Monthly Archives: January 2016

Feedback on Proposed Downtown Trolley Changes


Please find my reaction to proposed changes in the online document, which I have also copied and pasted into this e-mail below:

There’s no CBID Police.

Strict adherence to Central Business Improvement District (CBID) boundaries fails to support business improvements on the periphery that both complement and strengthen the overall CBID. Further, reluctance to stray from the confines of the district actually precludes service to destinations and residences on the periphery of the CBID, such as The Foundry (Restaurant), The International (Music Venus), Southeastern Glass Lofts, Maplehurst Park.

While the CBID boundary is a helpful guide, it is not an electric fence. Treating it as a rigid boundary limits the effectiveness of KAT in supporting economic development goals of the CBID.

KAT should show a bit less temerity here: the goal of the CBID is clearly to improve business.

KAT garnered an abundance of public comments supporting service beyond the current CBID boundary; yet, the changes proposed actually *contract* the existing served areas, the least justifiable of which is the shortening of the existing Gay Street route.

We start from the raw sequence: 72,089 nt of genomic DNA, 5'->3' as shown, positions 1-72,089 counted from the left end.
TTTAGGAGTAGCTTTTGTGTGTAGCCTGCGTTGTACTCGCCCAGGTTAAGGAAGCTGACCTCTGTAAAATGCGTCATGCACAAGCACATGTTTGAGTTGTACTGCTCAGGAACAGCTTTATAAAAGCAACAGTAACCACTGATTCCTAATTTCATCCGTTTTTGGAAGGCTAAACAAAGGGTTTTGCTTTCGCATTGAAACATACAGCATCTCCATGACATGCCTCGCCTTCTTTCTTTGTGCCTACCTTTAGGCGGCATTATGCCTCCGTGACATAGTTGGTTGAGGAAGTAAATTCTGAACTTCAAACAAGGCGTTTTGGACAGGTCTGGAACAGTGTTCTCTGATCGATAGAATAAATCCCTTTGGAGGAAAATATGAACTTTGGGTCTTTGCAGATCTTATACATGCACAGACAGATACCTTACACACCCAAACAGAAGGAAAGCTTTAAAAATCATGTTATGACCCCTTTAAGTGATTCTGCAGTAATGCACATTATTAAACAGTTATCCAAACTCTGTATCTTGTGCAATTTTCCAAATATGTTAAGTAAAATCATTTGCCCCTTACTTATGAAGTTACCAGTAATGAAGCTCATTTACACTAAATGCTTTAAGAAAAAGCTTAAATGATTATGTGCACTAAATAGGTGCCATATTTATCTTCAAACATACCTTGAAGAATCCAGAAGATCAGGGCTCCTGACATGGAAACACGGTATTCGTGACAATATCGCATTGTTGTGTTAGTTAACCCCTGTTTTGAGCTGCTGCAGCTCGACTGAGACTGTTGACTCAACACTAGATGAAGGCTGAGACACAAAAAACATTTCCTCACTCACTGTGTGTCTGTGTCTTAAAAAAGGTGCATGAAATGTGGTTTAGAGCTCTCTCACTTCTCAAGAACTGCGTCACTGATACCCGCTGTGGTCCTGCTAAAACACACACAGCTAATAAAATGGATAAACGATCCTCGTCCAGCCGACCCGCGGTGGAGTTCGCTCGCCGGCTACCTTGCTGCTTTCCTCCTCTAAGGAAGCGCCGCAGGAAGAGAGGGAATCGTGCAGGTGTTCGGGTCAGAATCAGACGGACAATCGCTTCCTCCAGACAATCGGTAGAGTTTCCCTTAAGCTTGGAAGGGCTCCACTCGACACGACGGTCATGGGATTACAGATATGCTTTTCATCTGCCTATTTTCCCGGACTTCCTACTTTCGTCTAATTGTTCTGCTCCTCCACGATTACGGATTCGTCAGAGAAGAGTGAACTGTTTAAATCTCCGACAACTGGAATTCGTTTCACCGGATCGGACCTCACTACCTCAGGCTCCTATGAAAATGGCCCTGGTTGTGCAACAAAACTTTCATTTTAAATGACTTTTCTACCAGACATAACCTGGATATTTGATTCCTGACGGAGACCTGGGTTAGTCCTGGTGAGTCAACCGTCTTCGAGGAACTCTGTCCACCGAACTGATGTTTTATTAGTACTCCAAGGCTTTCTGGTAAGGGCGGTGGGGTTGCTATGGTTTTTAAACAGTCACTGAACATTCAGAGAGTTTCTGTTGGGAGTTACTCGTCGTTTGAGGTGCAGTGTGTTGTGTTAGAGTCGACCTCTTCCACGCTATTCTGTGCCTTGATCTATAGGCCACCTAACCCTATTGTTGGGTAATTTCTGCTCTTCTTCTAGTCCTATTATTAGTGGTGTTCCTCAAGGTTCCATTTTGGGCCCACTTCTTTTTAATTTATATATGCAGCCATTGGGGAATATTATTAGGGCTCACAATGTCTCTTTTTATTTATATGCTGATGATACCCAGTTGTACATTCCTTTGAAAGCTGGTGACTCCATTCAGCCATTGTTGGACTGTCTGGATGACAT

Why’s KAT Not Complementing City efforts on incentivizing N. Gay Development?

Contraction of the existing Gay Street route overlooks recent and ongoing public and private investment and “livable city” amenities, simply because those amenities literally fall on the “wrong side” of the tracks; namely:

  1. Public House

  2. Tenn. Valley Bicycles

  3. Marie’s Old Towne Tavern

  4. Greyhound Bus Station

  5. Theatre Knoxville Downtown

  6. Blue Sip Winery / Events Center

  7. White Lily Flats (lofts)

  8. Rocky Top Cross Fit Studios

  9. Regas redevelopment (retail / residential)

  10. City Surface Parking Lot under I-40

  11. City Surface Parking Lot at Jackson Ave. & Gay St.


The businesses listed above aren’t served by an existing KAT route linking downtown, despite contributing to a a cohesive “center city” business and residential experience.

They’re the kind of investments in the center city the CBID was designed to inspire. Referencing the map of the standard KAT system, there’s a large service gap in this area of town. The argument that the area is well-served by existing routes falls on its face.

Why No East-West oriented Old City Route via Jackson?

Lumping two areas of interest into one route fails to support a cohesive transit experience, a contributing element in the wayfinding and placemaking experience.